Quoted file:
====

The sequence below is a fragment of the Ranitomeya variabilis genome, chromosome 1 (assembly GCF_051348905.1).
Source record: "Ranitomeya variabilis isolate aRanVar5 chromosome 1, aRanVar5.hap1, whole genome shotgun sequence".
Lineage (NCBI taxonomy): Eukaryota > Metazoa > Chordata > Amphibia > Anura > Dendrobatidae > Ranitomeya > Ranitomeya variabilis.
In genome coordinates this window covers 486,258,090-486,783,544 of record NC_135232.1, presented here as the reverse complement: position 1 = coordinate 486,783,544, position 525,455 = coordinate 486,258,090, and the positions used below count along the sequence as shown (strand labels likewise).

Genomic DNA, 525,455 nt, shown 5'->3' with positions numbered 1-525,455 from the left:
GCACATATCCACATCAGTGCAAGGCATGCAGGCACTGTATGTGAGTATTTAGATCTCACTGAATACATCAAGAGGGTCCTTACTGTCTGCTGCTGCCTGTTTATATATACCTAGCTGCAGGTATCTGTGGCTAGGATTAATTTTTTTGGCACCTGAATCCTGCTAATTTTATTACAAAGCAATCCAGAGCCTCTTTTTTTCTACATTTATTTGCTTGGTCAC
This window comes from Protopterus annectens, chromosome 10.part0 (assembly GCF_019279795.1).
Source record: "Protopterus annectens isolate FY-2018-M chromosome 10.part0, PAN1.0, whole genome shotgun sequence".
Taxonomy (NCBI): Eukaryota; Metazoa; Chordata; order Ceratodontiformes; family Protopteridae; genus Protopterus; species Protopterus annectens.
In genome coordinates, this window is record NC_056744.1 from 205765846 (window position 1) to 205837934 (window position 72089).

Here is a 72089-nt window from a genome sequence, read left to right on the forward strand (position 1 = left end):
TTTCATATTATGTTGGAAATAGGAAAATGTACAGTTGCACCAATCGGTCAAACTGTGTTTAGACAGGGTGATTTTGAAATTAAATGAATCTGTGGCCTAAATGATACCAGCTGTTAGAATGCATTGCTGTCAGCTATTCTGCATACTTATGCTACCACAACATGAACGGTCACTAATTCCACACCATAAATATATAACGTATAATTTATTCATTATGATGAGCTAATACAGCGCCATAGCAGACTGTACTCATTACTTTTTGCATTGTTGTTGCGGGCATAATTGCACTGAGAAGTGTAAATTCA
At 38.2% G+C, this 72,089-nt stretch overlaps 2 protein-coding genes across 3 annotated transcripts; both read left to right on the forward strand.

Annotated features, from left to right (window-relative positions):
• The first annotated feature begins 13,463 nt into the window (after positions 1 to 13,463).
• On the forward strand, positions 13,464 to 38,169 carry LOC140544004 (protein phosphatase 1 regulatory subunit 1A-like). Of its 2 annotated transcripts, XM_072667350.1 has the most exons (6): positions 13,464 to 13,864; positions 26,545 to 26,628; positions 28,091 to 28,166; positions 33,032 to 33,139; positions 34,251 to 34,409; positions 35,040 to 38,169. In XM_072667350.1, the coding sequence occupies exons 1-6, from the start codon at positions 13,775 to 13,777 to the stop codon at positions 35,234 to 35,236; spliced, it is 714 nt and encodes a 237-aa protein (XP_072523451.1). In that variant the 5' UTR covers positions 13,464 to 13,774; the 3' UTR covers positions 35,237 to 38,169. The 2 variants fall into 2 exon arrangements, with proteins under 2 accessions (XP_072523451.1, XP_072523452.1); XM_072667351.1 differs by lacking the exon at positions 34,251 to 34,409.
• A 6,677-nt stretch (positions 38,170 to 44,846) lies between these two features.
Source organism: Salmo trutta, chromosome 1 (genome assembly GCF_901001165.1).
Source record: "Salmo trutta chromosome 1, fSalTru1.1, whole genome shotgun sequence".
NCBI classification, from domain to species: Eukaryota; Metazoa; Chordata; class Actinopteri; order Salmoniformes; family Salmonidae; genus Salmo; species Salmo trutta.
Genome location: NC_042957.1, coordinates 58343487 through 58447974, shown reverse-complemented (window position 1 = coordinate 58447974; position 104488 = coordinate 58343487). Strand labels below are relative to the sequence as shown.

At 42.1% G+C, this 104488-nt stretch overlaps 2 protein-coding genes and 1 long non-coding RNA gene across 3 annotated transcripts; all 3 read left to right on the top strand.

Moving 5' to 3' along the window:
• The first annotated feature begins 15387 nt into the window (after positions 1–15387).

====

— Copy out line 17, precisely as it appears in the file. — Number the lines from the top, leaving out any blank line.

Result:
• A 6,677-nt stretch (positions 38,170 to 44,846) lies between these two features.